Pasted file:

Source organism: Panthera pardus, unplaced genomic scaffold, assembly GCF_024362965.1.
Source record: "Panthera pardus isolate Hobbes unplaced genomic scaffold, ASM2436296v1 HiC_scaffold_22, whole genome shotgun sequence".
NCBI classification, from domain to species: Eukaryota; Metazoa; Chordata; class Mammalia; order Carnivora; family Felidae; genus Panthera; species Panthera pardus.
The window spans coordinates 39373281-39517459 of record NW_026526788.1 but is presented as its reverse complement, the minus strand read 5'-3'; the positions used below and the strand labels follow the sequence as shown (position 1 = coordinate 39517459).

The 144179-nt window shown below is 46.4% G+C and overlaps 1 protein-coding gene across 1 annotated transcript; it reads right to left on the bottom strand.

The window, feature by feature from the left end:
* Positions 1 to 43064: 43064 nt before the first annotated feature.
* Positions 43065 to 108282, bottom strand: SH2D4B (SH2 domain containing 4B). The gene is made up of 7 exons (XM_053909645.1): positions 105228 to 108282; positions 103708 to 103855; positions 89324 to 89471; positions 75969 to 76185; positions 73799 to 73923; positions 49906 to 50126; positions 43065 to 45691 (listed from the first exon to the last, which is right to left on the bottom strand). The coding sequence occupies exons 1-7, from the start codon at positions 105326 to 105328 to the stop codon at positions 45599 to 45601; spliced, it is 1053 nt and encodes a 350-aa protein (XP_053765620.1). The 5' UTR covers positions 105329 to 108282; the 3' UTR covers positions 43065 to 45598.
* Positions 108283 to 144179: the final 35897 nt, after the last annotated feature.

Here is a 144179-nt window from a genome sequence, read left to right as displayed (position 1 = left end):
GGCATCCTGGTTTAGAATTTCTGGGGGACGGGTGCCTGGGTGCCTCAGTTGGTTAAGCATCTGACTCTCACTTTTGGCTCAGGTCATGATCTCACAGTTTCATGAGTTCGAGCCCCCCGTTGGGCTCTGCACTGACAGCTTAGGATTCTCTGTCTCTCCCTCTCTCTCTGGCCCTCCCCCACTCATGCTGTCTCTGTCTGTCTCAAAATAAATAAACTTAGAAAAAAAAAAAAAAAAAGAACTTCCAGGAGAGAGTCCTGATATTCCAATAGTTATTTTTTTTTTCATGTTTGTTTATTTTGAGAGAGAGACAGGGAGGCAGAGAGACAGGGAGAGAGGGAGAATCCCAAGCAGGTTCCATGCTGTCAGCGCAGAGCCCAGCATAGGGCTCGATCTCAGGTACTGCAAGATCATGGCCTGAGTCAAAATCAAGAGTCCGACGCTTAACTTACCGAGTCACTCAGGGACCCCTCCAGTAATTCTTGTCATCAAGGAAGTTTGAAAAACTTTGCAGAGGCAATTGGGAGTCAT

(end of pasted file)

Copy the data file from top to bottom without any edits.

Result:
Source organism: Panthera pardus, unplaced genomic scaffold, assembly GCF_024362965.1.
Source record: "Panthera pardus isolate Hobbes unplaced genomic scaffold, ASM2436296v1 HiC_scaffold_22, whole genome shotgun sequence".
NCBI classification, from domain to species: Eukaryota; Metazoa; Chordata; class Mammalia; order Carnivora; family Felidae; genus Panthera; species Panthera pardus.
The window spans coordinates 39373281-39517459 of record NW_026526788.1 but is presented as its reverse complement, the minus strand read 5'-3'; the positions used below and the strand labels follow the sequence as shown (position 1 = coordinate 39517459).

The 144179-nt window shown below is 46.4% G+C and overlaps 1 protein-coding gene across 1 annotated transcript; it reads right to left on the bottom strand.

The window, feature by feature from the left end:
* Positions 1 to 43064: 43064 nt before the first annotated feature.
* Positions 43065 to 108282, bottom strand: SH2D4B (SH2 domain containing 4B). The gene is made up of 7 exons (XM_053909645.1): positions 105228 to 108282; positions 103708 to 103855; positions 89324 to 89471; positions 75969 to 76185; positions 73799 to 73923; positions 49906 to 50126; positions 43065 to 45691 (listed from the first exon to the last, which is right to left on the bottom strand). The coding sequence occupies exons 1-7, from the start codon at positions 105326 to 105328 to the stop codon at positions 45599 to 45601; spliced, it is 1053 nt and encodes a 350-aa protein (XP_053765620.1). The 5' UTR covers positions 105329 to 108282; the 3' UTR covers positions 43065 to 45598.
* Positions 108283 to 144179: the final 35897 nt, after the last annotated feature.

Here is a 144179-nt window from a genome sequence, read left to right as displayed (position 1 = left end):
GGCATCCTGGTTTAGAATTTCTGGGGGACGGGTGCCTGGGTGCCTCAGTTGGTTAAGCATCTGACTCTCACTTTTGGCTCAGGTCATGATCTCACAGTTTCATGAGTTCGAGCCCCCCGTTGGGCTCTGCACTGACAGCTTAGGATTCTCTGTCTCTCCCTCTCTCTCTGGCCCTCCCCCACTCATGCTGTCTCTGTCTGTCTCAAAATAAATAAACTTAGAAAAAAAAAAAAAAAAAGAACTTCCAGGAGAGAGTCCTGATATTCCAATAGTTATTTTTTTTTTCATGTTTGTTTATTTTGAGAGAGAGACAGGGAGGCAGAGAGACAGGGAGAGAGGGAGAATCCCAAGCAGGTTCCATGCTGTCAGCGCAGAGCCCAGCATAGGGCTCGATCTCAGGTACTGCAAGATCATGGCCTGAGTCAAAATCAAGAGTCCGACGCTTAACTTACCGAGTCACTCAGGGACCCCTCCAGTAATTCTTGTCATCAAGGAAGTTTGAAAAACTTTGCAGAGGCAATTGGGAGTCAT